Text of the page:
In this episode of the Candid Conversations small business podcast, your co-hosts Dan and Sagan interview Amy Tuckett of the Women’s Health Clinic. Amy shares what it’s like to be a communications specialist at a nonprofit, how to best handle controversial topics, and her top two tips for marketing your business effectively.
This episode is proudly sponsored by the Gas Station Arts Centre.
0:00 Introduction to the podcast
0:35 Sponsor thank-you
00:40 Update on our business
Small Business Case Study: CandidPodcast.ca/casestudy
“It’s fun to put together the case study every month, because we get to take a look back at what we’ve accomplished over the past month.” – Sagan
“A lot of our jobs have come from word of mouth. People are willing to give us a try, which is awesome, and it’s giving us a little bit of capital in the bank account so we can focus on growing our DIY product line.” – Dan
“Doing it this way just makes so much more sense for our business values, where we want to make sure we’re providing tools to make our clients’ lives so much easier.” – Sagan
5:40 Introduction to Amy, Communications Team Leader of Women’s Health Clinic
7:00 How Amy decided that being a small business owner was NOT for her
“So many pieces around owning a small business aren’t for everyone. It’s good to be able to look into that and decide whether it’s right for you or not.” – Sagan
“I think one of the hard things, for instance with being a massage therapist, is that when you go into it, you don’t realize all the evenings and weekends that you’ll have to work, that you don’t get benefits or vacation. All of those things factor into it. You have to weigh that, and for me I wanted more stability.” – Amy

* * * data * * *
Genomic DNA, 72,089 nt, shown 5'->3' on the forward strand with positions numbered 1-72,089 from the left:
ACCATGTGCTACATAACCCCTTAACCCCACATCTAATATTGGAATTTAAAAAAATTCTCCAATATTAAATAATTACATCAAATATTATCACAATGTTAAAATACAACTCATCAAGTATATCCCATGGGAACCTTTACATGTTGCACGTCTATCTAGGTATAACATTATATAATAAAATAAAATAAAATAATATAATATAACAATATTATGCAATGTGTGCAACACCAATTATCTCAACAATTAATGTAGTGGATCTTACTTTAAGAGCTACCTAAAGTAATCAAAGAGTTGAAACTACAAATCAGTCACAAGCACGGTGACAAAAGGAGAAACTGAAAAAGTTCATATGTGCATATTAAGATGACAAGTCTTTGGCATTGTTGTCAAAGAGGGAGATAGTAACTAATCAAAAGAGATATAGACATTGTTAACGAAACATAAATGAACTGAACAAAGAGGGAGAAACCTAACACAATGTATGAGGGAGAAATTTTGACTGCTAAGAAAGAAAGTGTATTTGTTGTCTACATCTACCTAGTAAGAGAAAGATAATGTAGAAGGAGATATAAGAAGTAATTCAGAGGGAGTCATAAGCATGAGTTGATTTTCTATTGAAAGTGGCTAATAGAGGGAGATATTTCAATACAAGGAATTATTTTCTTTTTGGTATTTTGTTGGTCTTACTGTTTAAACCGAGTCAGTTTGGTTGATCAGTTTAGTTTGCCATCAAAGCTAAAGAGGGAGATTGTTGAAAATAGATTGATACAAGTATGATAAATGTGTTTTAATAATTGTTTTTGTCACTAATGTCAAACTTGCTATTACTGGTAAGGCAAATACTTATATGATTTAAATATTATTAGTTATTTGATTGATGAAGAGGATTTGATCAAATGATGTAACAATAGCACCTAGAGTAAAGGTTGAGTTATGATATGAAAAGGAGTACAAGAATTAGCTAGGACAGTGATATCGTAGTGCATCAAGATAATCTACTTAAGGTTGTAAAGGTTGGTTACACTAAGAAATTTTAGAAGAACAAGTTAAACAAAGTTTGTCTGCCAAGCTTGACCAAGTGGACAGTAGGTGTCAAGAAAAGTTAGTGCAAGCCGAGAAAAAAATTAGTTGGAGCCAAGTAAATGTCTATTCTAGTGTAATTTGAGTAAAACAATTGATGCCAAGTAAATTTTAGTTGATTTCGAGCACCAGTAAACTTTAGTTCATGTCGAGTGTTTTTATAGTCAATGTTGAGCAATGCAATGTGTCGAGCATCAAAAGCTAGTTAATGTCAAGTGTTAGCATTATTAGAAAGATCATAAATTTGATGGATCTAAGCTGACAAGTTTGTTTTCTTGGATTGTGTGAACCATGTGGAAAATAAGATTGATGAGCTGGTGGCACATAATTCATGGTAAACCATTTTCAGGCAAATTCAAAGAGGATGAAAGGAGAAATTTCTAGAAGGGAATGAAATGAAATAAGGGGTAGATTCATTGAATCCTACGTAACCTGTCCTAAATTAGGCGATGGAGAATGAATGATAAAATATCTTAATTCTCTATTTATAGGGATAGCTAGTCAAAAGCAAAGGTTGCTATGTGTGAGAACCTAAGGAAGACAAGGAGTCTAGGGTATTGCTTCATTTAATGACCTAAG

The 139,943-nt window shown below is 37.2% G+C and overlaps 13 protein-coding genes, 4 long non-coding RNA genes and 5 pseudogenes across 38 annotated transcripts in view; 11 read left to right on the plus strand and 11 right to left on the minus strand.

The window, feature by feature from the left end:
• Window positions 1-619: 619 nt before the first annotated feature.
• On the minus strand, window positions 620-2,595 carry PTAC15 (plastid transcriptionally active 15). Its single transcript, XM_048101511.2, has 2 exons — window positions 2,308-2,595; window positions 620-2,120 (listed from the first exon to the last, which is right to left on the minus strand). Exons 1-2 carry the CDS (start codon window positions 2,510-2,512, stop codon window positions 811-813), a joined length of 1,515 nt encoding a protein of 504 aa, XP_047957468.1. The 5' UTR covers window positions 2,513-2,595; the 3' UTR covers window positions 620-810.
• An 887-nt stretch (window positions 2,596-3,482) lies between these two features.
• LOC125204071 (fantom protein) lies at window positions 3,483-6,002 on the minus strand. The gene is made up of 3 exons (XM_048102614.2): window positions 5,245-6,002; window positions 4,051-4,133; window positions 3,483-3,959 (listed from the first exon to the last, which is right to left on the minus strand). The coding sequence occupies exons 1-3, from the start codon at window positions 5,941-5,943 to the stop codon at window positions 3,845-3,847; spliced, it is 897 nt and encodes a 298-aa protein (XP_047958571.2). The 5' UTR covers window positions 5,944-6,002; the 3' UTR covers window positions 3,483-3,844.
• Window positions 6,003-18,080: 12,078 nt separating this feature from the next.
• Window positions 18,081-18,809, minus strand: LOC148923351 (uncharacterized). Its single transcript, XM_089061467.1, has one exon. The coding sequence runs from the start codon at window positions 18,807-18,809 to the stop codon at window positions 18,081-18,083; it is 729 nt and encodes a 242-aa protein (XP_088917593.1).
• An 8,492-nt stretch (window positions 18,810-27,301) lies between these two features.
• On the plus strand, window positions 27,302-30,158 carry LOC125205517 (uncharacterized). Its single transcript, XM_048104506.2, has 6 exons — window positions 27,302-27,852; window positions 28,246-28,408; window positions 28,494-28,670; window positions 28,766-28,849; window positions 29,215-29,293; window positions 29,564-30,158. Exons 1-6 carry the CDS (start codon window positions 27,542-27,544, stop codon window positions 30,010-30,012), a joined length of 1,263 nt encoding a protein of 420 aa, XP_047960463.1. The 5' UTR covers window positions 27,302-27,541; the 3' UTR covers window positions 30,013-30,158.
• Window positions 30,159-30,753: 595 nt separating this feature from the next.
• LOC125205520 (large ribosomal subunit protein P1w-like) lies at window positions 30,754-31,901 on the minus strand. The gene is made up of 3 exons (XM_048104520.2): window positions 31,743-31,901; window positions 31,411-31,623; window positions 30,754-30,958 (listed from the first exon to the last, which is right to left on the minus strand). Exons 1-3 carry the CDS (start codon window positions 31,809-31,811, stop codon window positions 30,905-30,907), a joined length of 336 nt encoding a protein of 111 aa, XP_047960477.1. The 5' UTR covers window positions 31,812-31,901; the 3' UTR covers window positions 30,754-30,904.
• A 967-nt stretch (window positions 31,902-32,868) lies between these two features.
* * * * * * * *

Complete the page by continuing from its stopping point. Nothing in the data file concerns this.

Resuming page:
8:20 What does a typical day look like for you in communications at a non-profit?
“One thing is that I always feel like I can do better. So the list just keeps growing and growing! When I’m not as busy, a lot of times I’m in strategic planning meetings, in addition to the regular day to day social media and communications.”
9:25 Do you do any of the communications after hours?
“I try and limit that a bit—WHC tries to do work-life balance! But I do check my phone a lot, and I do find that it’s a 24/7 job.” – Amy
“It’s hard to set boundaries for that kind of thing, when you’re in charge of so many different areas where it feels like it’s urgent—on social media, with press releases, with emails, etc. When I worked at a non-profit, I felt like I needed to be working in the moment at every moment.” – Sagan
“If you’re a small business owner and you work for yourself, or you’re a communications person working for a nonprofit, I don’t know how you get around that or how to find that work-life balance. That’s something I really struggle with, because you feel like you need to respond right away, and people do judge you based on how you respond.” – Amy
10:55 What are some of the other challenges you face as a communications manager?
“You almost need to have backups of backups, because a situation can escalate very quickly.” – Amy
12:05 What’s it been like to deal with potentially controversial issues, and how do you handle that as a communications manager?
“I like to consult with people who have the expertise. You have women in WHC who have been there for years, who worked with Morgentaler. We have so many women who really guide the expertise and the nuance. When dealing with controversial issues, a lot of times they’re controversial because there’s a lot of nuance there. Consulting with women who have that expertise really helps with those controversial issues.” – Amy
“We generally don’t respond to anti-choice press in the media; there’s no point in doing that because abortion is a legal procedure, and that’s been our message. However, we also like to turn messages around.” – Amy
Dealing with controversial topics? Sometimes you need to turn the message around… #candidpodcast #shepodcasts
13:55 How do you handle social media around these topics?